Although folk singer and future Quicksilver Messenger Service vocalist Dino Valenti is said to have composed “Hey Joe,” it was actually copyrighted by Billy Roberts.
Hundreds of artists have recorded the tune, which told the ghastly tale of a fellow who killed his girlfriend and fled to Mexico, but the Leaves were the only band, at least in America, to snag a genuine hit single with the heavily recycled classic. Marked by a wildly urgent vocal performance and a barrage of storming riffs, the Los Angeles band’s garage rock-generated cover of the song peaked at the No. 31 slot on the national charts in the summer of 1966.
But “Hey Joe” is only a glimpse of many marvels featured on the group’s debut album, which was resurrected by the One Way label in the early 1990s, bearing the same name as their sole claim to commercial fame.
Smothered in a blanket of noisy harmonicas and surly sneers, “Too Many People” spews angst-ridden, anti-establishment sentiments with convincing authority, and then there’s the throbbing Bo Diddley styled “Dr. Stone” that alludes to chemical substances.
Exposing a softer side of the band’s complexion, cuts such as the aching “Just A Memory” and the weepy “Goodbye My Love,” which was also relayed to vinyl by the Searchers, present a pristine partnering of frail folk arrangements and breezy choruses.
Buried under an avalanche of swirling cacophony and carnival-like whimsy, the aptly titled “War Of Distortion” examines the Leaves embracing the new psychedelic sounds of the day with enterprising ears, as does the moody atmospherics of Tommy Boyce and Bobby Hart’s “Words” that the Monkees later struck gold with.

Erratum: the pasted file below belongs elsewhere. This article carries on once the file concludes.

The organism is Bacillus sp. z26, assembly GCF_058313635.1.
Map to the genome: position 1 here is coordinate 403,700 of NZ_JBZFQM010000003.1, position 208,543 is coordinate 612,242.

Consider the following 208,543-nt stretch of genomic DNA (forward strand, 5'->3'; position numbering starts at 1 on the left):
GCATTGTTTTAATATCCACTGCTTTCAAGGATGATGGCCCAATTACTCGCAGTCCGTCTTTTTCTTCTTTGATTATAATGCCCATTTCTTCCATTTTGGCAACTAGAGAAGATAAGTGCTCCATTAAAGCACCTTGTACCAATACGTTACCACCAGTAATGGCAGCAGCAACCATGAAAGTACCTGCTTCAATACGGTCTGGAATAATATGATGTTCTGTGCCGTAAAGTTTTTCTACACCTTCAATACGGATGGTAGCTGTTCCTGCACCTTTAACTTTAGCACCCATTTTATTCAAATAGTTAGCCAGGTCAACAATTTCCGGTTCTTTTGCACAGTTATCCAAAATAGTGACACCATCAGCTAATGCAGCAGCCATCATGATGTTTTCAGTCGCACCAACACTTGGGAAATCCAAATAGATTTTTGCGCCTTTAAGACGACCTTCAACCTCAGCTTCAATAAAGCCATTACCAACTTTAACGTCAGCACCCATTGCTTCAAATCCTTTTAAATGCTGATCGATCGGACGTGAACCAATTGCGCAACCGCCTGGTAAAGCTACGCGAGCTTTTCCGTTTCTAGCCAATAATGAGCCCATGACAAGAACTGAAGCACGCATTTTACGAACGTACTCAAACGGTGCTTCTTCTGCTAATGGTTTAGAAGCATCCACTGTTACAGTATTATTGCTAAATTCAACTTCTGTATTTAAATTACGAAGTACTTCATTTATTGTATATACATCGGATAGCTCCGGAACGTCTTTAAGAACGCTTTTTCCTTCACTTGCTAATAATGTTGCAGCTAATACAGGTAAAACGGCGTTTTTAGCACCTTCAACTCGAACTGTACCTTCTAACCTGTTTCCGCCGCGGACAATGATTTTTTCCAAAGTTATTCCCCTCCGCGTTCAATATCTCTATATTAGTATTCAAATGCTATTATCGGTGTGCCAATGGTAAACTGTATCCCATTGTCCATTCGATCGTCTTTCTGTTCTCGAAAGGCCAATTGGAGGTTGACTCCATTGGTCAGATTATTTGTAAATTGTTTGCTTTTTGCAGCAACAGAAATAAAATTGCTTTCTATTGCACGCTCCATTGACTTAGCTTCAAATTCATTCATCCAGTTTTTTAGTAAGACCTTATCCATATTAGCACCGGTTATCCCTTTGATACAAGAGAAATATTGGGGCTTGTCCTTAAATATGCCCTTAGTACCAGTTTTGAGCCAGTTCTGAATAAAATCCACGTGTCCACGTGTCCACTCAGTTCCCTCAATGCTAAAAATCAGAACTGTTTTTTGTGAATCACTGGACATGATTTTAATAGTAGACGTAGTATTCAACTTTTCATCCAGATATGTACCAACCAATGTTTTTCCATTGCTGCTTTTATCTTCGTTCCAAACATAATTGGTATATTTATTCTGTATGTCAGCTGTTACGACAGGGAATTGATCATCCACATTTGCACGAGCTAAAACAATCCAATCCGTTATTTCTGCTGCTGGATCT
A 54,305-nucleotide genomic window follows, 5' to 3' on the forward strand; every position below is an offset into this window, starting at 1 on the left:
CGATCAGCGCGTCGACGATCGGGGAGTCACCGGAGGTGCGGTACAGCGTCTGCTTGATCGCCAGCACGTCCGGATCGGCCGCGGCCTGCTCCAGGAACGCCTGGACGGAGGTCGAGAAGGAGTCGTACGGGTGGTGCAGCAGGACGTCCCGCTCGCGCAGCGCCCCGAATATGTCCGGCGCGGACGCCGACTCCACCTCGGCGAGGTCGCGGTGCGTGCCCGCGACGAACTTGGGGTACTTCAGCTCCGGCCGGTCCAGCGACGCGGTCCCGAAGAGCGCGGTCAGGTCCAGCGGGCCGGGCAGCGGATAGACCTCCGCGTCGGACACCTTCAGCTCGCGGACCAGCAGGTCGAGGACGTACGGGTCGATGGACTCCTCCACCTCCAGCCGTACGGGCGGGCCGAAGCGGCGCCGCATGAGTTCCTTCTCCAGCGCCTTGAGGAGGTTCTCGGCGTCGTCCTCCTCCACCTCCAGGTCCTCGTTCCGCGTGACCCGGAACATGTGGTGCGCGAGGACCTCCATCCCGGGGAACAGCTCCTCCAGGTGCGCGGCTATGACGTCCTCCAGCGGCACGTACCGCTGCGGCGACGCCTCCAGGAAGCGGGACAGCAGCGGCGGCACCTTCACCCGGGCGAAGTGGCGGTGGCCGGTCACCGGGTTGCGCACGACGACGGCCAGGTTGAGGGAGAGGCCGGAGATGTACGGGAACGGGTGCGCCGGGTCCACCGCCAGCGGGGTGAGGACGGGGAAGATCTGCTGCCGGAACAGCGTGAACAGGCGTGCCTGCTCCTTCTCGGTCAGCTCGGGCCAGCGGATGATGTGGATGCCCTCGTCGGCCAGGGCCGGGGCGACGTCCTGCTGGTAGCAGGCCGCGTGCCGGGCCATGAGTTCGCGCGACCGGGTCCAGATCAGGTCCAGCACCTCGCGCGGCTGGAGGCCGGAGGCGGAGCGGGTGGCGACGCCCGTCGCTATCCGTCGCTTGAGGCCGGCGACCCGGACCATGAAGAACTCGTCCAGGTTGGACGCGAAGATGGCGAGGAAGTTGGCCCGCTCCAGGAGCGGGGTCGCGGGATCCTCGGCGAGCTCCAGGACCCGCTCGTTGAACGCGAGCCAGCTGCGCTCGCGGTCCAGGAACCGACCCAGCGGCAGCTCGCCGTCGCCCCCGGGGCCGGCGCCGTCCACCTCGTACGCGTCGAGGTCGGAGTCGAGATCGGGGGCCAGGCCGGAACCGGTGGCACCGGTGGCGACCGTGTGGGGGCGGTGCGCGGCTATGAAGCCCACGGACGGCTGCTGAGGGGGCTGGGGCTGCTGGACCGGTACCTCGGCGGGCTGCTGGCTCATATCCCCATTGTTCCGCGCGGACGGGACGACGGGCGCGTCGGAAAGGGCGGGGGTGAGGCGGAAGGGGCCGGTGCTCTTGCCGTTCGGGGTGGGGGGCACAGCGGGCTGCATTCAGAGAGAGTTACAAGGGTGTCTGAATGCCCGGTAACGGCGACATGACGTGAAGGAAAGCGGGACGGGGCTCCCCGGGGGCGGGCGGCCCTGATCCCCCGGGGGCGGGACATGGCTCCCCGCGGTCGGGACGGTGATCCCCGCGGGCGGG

Here on the reissue of Hey Joe, a few bonus tracks seal the deal — including an absolutely electrifying version of Bob Dylan’s “Love Minus Zero,” along with the glossy garmenting of “Be With You” and “Funny Little World” that both brim with the kind of melody-riddled pop procedures executed by the Beatles and the Hollies.
Chiming guitars and divine harmonies interact with whining harmonicas and shuffling rhythms throughout the disc, leading to bridge the gap between the shimmering folk pop of the Byrds and the natty blues of the Rolling Stones, while psychedelic flirtations add extra appeal to the collection.
1967 saw the Leaves release another album, All The Good That’s Happening, which captured them exploring their psychedelic consciousness to further effects. But the record stiffed and the group dismantled. A truly great band, the Leaves expired far too soon, with their talent overshadowing the fact they wound up in the one hit wonder file.